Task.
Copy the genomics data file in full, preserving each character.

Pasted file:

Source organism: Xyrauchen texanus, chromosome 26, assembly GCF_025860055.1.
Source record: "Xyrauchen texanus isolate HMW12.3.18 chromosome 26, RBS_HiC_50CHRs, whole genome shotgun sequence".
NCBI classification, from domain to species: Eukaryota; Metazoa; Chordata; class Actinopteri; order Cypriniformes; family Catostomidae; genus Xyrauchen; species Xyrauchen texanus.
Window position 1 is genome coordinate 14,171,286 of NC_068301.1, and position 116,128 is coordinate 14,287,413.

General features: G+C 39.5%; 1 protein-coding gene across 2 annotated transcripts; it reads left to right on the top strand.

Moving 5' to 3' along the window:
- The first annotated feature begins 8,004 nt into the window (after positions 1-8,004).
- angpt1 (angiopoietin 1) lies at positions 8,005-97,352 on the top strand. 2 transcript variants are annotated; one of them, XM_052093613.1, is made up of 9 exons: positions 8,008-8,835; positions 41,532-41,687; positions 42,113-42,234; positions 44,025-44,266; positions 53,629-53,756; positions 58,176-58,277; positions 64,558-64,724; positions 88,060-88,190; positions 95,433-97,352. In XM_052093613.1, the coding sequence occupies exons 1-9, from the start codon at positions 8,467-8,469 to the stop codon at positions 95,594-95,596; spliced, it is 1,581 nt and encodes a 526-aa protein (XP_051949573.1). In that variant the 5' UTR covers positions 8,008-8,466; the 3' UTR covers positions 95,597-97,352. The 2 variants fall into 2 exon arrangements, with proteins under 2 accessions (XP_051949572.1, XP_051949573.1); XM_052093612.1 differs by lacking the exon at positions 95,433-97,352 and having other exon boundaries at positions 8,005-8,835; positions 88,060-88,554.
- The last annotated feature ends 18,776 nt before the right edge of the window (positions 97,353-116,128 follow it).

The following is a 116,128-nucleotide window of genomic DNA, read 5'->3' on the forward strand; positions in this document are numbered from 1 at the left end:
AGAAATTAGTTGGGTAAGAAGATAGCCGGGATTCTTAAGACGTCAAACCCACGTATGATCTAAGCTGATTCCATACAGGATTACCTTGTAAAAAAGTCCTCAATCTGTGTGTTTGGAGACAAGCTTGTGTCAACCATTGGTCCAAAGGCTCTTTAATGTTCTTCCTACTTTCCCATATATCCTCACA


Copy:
Source organism: Xyrauchen texanus, chromosome 26, assembly GCF_025860055.1.
Source record: "Xyrauchen texanus isolate HMW12.3.18 chromosome 26, RBS_HiC_50CHRs, whole genome shotgun sequence".
NCBI classification, from domain to species: Eukaryota; Metazoa; Chordata; class Actinopteri; order Cypriniformes; family Catostomidae; genus Xyrauchen; species Xyrauchen texanus.
Window position 1 is genome coordinate 14,171,286 of NC_068301.1, and position 116,128 is coordinate 14,287,413.

General features: G+C 39.5%; 1 protein-coding gene across 2 annotated transcripts; it reads left to right on the top strand.

Moving 5' to 3' along the window:
- The first annotated feature begins 8,004 nt into the window (after positions 1-8,004).
- angpt1 (angiopoietin 1) lies at positions 8,005-97,352 on the top strand. 2 transcript variants are annotated; one of them, XM_052093613.1, is made up of 9 exons: positions 8,008-8,835; positions 41,532-41,687; positions 42,113-42,234; positions 44,025-44,266; positions 53,629-53,756; positions 58,176-58,277; positions 64,558-64,724; positions 88,060-88,190; positions 95,433-97,352. In XM_052093613.1, the coding sequence occupies exons 1-9, from the start codon at positions 8,467-8,469 to the stop codon at positions 95,594-95,596; spliced, it is 1,581 nt and encodes a 526-aa protein (XP_051949573.1). In that variant the 5' UTR covers positions 8,008-8,466; the 3' UTR covers positions 95,597-97,352. The 2 variants fall into 2 exon arrangements, with proteins under 2 accessions (XP_051949572.1, XP_051949573.1); XM_052093612.1 differs by lacking the exon at positions 95,433-97,352 and having other exon boundaries at positions 8,005-8,835; positions 88,060-88,554.
- The last annotated feature ends 18,776 nt before the right edge of the window (positions 97,353-116,128 follow it).

The following is a 116,128-nucleotide window of genomic DNA, read 5'->3' on the forward strand; positions in this document are numbered from 1 at the left end:
AGAAATTAGTTGGGTAAGAAGATAGCCGGGATTCTTAAGACGTCAAACCCACGTATGATCTAAGCTGATTCCATACAGGATTACCTTGTAAAAAAGTCCTCAATCTGTGTGTTTGGAGACAAGCTTGTGTCAACCATTGGTCCAAAGGCTCTTTAATGTTCTTCCTACTTTCCCATATATCCTCACA